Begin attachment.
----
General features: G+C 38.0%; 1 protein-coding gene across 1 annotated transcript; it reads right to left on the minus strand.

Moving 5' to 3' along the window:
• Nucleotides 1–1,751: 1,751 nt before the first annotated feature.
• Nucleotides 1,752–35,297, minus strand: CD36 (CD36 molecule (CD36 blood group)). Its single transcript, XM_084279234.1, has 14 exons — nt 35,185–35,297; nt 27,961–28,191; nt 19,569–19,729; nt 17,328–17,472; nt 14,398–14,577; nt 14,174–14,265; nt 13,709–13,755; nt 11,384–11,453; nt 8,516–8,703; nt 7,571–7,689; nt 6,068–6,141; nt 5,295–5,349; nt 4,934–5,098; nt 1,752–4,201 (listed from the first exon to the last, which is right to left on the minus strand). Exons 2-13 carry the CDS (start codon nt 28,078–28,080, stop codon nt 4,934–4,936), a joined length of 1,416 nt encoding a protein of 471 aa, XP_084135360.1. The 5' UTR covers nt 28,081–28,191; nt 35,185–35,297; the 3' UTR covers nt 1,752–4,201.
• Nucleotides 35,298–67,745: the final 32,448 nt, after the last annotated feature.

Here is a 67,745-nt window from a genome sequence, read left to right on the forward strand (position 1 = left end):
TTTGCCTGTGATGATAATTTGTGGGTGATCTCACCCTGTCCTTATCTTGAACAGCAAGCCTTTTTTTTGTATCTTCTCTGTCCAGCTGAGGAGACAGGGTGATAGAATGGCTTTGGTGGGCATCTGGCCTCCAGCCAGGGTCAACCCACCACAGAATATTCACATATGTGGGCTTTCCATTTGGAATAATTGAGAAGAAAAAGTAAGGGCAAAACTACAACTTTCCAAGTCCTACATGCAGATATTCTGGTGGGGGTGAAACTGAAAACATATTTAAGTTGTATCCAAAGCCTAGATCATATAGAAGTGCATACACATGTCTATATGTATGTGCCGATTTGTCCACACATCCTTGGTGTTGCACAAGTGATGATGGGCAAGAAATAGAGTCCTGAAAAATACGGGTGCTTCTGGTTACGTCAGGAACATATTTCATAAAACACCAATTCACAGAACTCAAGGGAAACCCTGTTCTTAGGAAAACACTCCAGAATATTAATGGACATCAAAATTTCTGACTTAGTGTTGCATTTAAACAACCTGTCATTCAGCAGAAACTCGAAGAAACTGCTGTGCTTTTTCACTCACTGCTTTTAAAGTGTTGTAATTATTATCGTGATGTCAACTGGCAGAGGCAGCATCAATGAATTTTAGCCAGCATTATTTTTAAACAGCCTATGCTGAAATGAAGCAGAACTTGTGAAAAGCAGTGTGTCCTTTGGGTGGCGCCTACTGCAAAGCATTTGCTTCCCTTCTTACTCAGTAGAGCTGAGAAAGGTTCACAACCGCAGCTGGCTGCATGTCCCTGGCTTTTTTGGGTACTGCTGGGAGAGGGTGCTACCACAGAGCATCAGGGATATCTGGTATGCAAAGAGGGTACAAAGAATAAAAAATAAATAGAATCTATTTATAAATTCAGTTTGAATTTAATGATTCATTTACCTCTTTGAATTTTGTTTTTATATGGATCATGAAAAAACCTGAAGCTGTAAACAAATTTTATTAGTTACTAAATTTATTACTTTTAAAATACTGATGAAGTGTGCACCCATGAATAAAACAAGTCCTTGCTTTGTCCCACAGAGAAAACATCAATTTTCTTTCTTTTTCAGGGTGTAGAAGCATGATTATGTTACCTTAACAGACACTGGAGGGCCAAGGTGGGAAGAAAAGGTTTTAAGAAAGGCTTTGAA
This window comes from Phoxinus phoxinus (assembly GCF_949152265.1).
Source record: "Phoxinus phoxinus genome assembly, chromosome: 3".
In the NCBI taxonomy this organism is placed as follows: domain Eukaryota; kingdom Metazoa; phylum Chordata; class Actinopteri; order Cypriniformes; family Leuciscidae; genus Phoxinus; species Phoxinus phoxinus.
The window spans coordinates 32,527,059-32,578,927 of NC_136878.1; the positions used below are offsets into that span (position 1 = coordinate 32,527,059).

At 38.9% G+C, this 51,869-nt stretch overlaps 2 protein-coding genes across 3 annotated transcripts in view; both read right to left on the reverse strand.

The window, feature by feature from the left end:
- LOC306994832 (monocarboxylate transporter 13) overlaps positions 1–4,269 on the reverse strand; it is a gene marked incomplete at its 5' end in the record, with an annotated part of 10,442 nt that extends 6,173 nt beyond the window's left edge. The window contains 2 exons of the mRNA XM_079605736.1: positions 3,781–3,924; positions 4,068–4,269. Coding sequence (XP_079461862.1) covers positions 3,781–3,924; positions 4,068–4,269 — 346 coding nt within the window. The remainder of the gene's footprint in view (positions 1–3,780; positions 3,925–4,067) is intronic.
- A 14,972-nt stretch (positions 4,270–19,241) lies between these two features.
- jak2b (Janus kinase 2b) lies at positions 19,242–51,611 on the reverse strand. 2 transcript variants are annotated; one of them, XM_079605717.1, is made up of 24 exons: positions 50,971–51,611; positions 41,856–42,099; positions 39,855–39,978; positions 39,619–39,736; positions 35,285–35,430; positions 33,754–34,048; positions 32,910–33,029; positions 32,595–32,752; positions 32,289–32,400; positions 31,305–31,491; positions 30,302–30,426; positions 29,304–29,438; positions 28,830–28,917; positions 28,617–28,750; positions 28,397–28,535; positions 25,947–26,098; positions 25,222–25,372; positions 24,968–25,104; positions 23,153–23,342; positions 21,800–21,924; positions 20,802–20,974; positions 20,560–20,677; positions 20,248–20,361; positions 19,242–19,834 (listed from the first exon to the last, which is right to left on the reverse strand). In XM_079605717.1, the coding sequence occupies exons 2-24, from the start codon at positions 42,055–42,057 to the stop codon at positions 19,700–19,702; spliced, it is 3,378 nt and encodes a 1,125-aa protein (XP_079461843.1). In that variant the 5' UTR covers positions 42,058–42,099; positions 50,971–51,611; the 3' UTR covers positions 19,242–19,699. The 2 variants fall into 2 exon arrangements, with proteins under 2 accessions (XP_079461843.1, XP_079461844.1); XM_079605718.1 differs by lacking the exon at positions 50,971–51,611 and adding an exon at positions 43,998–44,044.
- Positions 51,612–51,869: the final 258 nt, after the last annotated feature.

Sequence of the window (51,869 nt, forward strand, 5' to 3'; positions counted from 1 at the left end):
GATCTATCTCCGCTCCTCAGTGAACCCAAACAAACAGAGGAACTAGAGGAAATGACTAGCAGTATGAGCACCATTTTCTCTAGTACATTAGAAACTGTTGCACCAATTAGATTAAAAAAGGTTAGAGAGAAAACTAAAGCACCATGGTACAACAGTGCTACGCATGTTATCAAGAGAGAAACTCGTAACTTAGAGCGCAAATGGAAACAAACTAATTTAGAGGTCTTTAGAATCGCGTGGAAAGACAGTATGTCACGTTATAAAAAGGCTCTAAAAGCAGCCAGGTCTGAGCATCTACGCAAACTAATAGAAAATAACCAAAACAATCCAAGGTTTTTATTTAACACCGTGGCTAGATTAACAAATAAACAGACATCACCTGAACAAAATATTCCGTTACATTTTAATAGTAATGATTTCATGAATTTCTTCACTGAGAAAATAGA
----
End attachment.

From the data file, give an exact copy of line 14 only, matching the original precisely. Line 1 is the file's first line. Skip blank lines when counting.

- LOC306994832 (monocarboxylate transporter 13) overlaps positions 1–4,269 on the reverse strand; it is a gene marked incomplete at its 5' end in the record, with an annotated part of 10,442 nt that extends 6,173 nt beyond the window's left edge. The window contains 2 exons of the mRNA XM_079605736.1: positions 3,781–3,924; positions 4,068–4,269. Coding sequence (XP_079461862.1) covers positions 3,781–3,924; positions 4,068–4,269 — 346 coding nt within the window. The remainder of the gene's footprint in view (positions 1–3,780; positions 3,925–4,067) is intronic.